- The Prince of Wales said delayed operations in the pandemic cause 'despair'
- The Royal is a patron of Macmillan Cancer Support which has lost funding
- The charity estimates 50,000 people could be living with undiagnosed cancerPrince Charles has warned that cancer risks becoming 'the Forgotten C' during the Covid pandemic.
The Prince of Wales said the delayed operations over the last year are causing 'despair'.
In a piece for the Daily Telegraph, Charles, patron of Macmillan Cancer Support, said the charity has lost a third of its fundraised income.
He wrote: 'In many cases, due to the pandemic, difficulties have become crises, a sense of isolation has become actual separation, and - as vital treatment or surgery has been postponed - anxiety has become despair.'Macmillan has been adapting to this ever-evolving situation to ensure that cancer does not become 'the Forgotten C' during the pandemic.'
Macmillan estimates up to 50,000 people could be living with undiagnosed cancer because of delays to NHS services.In England alone, between March and August 2020, around 30,000 fewer people had started their first cancer treatment compared to the year before, it added.
Experts predict the number of patients with undiagnosed cases of the disease could double by this time next year – unless cancer services are protected.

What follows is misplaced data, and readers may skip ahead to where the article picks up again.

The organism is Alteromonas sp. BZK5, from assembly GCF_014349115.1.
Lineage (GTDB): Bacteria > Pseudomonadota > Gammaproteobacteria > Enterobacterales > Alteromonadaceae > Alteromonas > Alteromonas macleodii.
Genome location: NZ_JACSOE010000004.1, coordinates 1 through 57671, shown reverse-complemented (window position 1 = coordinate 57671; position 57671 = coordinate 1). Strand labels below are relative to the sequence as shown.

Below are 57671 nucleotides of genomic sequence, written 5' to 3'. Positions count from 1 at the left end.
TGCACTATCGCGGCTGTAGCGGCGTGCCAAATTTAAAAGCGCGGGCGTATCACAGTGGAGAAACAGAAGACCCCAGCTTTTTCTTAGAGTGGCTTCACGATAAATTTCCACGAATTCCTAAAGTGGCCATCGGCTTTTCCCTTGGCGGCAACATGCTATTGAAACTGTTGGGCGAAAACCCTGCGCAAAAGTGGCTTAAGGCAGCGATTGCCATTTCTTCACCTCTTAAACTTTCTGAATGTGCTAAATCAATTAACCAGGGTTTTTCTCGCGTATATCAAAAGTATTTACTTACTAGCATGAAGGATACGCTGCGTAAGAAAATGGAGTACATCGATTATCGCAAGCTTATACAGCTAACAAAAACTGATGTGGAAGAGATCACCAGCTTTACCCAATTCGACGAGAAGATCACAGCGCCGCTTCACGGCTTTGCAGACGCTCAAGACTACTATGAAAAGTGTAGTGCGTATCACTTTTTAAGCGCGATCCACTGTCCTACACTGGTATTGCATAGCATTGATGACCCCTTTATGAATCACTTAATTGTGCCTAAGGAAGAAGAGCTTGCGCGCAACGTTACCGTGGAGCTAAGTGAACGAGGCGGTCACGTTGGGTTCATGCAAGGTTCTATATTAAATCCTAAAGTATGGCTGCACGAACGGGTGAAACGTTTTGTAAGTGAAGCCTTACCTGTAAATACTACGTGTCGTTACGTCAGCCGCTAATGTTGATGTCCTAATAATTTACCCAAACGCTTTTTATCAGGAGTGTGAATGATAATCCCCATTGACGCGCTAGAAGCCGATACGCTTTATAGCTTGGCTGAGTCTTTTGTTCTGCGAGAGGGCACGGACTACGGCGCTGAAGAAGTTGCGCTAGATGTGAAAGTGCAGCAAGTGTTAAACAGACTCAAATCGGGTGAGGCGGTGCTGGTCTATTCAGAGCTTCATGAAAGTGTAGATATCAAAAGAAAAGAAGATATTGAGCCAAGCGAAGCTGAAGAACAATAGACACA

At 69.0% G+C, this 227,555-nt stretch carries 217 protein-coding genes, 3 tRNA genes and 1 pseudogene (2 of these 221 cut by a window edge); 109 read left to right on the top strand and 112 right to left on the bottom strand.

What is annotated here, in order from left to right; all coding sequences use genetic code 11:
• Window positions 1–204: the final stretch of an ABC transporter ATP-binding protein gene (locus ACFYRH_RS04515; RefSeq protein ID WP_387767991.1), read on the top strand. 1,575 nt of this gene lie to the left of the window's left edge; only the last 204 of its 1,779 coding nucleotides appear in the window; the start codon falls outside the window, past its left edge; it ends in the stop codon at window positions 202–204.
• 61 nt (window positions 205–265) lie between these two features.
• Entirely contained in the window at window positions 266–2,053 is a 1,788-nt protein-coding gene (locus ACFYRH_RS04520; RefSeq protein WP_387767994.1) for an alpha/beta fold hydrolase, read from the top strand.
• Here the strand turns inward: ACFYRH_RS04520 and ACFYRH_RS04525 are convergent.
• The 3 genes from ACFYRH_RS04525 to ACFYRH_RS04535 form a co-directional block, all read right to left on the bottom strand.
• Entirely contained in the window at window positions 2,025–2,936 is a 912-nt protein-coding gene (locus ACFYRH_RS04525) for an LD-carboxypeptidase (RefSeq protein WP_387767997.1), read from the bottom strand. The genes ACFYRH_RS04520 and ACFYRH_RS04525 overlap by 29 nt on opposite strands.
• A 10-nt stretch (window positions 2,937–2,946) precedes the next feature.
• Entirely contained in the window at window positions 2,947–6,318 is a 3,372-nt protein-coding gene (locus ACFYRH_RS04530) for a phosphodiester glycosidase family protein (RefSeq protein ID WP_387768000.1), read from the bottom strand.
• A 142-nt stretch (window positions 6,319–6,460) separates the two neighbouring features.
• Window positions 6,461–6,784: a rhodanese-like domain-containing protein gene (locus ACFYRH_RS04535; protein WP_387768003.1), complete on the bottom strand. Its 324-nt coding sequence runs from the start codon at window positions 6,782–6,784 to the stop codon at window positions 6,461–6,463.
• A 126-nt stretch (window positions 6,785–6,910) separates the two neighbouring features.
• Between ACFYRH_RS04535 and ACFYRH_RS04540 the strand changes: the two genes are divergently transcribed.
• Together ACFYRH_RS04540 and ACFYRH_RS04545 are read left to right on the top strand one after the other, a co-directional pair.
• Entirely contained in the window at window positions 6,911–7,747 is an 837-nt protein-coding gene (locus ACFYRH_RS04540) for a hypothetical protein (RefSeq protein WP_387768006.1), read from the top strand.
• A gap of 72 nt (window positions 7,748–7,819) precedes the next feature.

They estimate it will take the NHS at least 20 months to tackle the backlog caused by coronavirus so far.
NHS England said the grim forecast does not factor in the work of health staff in recent weeks to bring 'cancer treatments back to pre-pandemic levels'.
According to a Health Service Journal story earlier this month, waiting lists for cancer patients have almost doubled over the past seven months, according to internal NHS data not made public.
The charity is calling for cancer services to be boosted and protected to deliver higher levels of treatment than before the pandemic, to reduce the backlog.
Macmillan faces losing £175 million over the next three years.
A recent study from the London School of Hygiene and Tropical Medicine predicts that delays in diagnosis that began during lockdown for four cancers — breast, colorectal, lung and oesophageal, will lead to 3,500 avoidable deaths by 2025.
When it comes to urological cancers — which include prostate, bladder, penile and kidney — urgent referrals have dropped by half in England (49.5 per cent) compared with the same April to July period last year, according to Prostate Cancer UK.
A study published by University College London in April found that several hospitals in England and Northern Ireland reported an average 60 per cent drop in patients attending chemotherapy appointments for all types of cancer.